At SHOT Show 2019, the Wires team caught up with SIG AIR Product Manager Dani Navickas to get some of her perspectives on the world of airgunning and SIG’s new venture into the airsoft market. Unless you’ve been in a 24-hour news cycle induced coma, you might have noticed that the folks at SIG SAUER are making some big moves in the airgun, and now airsoft, markets. Here’s what’s going on.
Airgun Wire: SIG SAUER just announced its new ProForce line of airsoft guns. Why did you decide to get into the airsoft market?
Dani Navickas: Well, we feel airsoft is just another great platform for training which is why we introduced the new ProForce line. SIG AIR started with CO2 Advanced Sport Pellet and BB guns. What you get with our ProForce airsoft is the safer force-on-force training – that’s what the plastic projectiles are for. You can actually shoot them at each other in a gaming situation or a military simulation. It’s sort of like paintball but with more realistic guns. So, force-on-force training is a big advantage of airsoft, and we have achieved much more realism with our ProForce airsoft guns as far as function, feel, weight and features like full-drop magazines, a locking slide, field stripping capability and more. That’s why agencies and organizations like the U.S. Coast Guard train with SIG AIR ProForce airsoft guns.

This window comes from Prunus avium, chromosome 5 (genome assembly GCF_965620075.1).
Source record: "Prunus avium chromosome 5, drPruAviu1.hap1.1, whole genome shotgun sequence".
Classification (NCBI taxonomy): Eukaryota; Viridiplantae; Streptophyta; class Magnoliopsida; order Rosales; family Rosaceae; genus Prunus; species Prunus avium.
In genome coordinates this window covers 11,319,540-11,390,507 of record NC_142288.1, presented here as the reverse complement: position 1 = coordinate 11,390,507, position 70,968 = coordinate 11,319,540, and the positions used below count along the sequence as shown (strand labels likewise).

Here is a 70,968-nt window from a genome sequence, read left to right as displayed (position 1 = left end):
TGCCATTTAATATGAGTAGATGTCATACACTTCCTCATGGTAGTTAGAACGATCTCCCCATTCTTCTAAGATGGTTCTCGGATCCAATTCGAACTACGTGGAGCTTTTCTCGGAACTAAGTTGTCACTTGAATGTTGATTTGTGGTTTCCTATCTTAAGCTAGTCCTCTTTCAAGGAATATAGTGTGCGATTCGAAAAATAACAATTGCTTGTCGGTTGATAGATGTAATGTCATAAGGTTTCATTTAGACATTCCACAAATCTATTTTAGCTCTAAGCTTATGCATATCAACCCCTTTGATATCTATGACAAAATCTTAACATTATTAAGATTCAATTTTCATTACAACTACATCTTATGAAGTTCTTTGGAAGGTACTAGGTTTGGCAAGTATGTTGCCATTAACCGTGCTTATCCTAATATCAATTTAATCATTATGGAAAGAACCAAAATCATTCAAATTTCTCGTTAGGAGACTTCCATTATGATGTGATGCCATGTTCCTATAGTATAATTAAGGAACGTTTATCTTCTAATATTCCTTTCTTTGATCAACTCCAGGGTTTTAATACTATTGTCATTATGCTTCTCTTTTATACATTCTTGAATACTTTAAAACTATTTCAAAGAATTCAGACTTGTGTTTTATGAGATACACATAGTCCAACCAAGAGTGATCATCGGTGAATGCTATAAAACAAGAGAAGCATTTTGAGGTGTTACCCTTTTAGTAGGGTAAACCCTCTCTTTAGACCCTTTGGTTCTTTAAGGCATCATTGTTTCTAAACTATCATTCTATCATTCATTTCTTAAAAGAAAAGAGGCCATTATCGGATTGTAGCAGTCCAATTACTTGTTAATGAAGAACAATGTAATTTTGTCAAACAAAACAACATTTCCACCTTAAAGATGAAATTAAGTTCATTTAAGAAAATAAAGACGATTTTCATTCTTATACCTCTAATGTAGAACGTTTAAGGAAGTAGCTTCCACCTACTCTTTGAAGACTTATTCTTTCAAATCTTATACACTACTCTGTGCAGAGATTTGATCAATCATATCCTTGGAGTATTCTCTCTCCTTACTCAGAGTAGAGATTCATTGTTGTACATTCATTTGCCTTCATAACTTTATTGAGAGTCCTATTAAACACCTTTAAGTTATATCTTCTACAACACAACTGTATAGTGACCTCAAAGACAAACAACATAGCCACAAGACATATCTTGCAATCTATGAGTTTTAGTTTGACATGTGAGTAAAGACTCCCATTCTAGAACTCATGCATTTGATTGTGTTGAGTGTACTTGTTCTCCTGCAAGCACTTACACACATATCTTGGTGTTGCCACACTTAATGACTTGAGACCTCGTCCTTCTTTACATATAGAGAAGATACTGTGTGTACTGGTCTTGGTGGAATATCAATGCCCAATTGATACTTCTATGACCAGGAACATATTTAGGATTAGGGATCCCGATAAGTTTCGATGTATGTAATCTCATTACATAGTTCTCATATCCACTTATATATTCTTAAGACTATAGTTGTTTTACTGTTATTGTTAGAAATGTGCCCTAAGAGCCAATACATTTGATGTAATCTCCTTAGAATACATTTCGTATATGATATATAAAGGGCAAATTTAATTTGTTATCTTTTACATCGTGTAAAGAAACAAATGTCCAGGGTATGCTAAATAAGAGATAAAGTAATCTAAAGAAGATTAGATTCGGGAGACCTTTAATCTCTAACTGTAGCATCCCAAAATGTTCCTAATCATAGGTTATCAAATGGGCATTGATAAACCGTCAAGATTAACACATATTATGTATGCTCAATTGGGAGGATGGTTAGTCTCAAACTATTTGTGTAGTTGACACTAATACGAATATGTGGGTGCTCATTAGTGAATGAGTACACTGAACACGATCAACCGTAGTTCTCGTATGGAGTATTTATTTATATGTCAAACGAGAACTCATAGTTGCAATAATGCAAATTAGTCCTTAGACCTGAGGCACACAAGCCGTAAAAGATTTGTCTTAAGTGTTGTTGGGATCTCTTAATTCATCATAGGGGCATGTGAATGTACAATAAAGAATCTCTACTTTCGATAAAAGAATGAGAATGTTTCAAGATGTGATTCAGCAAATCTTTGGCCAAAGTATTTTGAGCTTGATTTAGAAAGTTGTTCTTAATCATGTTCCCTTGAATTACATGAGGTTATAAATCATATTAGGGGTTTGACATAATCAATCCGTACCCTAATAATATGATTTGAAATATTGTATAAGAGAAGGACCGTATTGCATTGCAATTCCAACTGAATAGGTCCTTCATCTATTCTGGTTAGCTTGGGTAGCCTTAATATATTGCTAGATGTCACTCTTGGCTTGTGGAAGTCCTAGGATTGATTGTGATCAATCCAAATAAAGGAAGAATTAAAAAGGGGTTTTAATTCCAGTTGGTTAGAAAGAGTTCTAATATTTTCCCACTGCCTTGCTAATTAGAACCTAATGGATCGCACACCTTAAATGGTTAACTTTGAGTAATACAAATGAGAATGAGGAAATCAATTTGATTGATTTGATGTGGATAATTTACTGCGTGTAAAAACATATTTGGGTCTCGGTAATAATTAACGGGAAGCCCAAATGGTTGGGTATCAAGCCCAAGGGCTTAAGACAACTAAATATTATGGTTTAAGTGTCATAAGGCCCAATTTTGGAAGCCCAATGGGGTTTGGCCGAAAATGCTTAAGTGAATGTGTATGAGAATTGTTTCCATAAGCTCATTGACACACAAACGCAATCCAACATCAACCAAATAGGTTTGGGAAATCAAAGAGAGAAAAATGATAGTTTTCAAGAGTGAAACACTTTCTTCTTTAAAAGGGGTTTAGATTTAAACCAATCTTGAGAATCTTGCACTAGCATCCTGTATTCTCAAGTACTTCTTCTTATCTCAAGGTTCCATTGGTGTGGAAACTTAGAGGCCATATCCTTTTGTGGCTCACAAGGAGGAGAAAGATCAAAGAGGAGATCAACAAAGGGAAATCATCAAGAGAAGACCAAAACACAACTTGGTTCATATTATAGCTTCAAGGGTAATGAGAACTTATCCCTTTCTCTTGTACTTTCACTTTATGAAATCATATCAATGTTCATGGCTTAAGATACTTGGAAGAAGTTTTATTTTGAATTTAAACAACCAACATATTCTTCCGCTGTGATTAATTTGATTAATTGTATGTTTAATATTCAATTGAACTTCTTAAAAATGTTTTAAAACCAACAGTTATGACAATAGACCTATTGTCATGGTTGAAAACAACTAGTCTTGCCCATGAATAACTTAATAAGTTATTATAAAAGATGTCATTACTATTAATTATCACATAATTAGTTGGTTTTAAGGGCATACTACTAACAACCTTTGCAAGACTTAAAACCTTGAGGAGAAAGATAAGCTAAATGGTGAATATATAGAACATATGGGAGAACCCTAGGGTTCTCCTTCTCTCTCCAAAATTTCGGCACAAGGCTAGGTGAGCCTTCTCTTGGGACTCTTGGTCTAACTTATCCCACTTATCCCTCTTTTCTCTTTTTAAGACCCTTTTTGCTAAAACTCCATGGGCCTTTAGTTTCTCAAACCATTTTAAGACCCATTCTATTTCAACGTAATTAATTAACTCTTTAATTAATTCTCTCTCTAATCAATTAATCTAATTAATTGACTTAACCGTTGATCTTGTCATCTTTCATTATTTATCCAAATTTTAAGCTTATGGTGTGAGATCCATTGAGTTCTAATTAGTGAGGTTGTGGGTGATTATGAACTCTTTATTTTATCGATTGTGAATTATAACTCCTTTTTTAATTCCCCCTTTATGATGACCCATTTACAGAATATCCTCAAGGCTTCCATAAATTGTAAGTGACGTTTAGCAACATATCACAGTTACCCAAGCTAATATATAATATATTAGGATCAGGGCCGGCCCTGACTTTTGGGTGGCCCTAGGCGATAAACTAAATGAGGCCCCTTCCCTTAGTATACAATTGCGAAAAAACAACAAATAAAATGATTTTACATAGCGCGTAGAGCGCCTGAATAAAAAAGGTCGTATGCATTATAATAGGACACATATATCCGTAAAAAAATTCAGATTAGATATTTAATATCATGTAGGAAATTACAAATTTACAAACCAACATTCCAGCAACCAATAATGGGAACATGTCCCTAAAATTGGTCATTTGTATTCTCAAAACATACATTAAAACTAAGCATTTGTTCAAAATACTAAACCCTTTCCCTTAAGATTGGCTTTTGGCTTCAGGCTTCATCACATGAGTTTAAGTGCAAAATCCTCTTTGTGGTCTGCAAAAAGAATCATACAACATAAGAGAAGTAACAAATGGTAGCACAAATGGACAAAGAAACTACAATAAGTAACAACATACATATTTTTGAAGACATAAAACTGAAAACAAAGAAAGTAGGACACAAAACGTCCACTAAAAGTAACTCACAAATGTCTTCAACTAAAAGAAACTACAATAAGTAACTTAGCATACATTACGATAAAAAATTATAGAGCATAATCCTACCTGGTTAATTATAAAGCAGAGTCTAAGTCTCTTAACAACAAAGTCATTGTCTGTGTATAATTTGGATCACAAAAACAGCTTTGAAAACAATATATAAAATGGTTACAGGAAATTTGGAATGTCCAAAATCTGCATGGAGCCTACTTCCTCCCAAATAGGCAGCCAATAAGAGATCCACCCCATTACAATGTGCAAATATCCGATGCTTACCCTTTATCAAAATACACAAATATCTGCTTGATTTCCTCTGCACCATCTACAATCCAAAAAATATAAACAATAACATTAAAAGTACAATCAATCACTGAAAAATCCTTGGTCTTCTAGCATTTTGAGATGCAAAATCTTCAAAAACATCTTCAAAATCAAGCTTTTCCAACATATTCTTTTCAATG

AGW: Just to be clear, as with paint ball, users have to use eye protection?
Dani: Absolutely. Eye protection, face masks, proper, ear protection – everything. So, there are numerous clothing and safety regulations to be able to go on a paint ball or airsoft field.
AGW: Why is airsoft better for training than airguns?
Dani: Airguns and airsoft are both great for training, they are just different. With airsoft you’re shooting a six-millimeter plastic projectile as opposed to, say a BB gun, which fires a 4.5-millimeter steel projectile. That’s why you’re able to shoot them at each other without much harm if you’re using the proper safety equipment, so this force-on-force training is what sets airsoft apart.
With airsoft, the velocity is lower – usually in the 300 feet per second range. Also, the weight of the projectile is a big factor. Airsoft projectiles usually weigh just .12 grams and maybe up to .25 grams, but generally don’t exceed that. That’s why airsoft projectiles don’t penetrate the skin. On fields of play, there are regulations that limit the power level and projectile weight.
AGW: So, how many different airsoft guns is SIG AIR making now?
Dani: Right now, we have one ProForce airsoft rifle, the MCX Virtus AEG. The AEG stands for automatic electric gun. So, it runs off of a rechargeable lithium-ion battery. We also have a few different ProForce airsoft pistol models, the M17, P226, and P229.
AGW: Can we assume that the airsoft models are just like the same model center-fire guns?
Dani: What we have done with the ProForce airsoft line is to match weight, feel, dimensions, and positioning of the all the features of the actual firearm so they are as close to identical as possible given the different projectiles and operating system. With the airgun and airsoft guns, you’re not training with a toy but rather a close replica.
AGW: What’s the price point for the new ProForce airsoft products?
Dani: For the handguns, we’re looking at the $150 to $170 range. For the long guns, we expect prices in the $399 to $459 range. These should be available in the late second quarter of this year.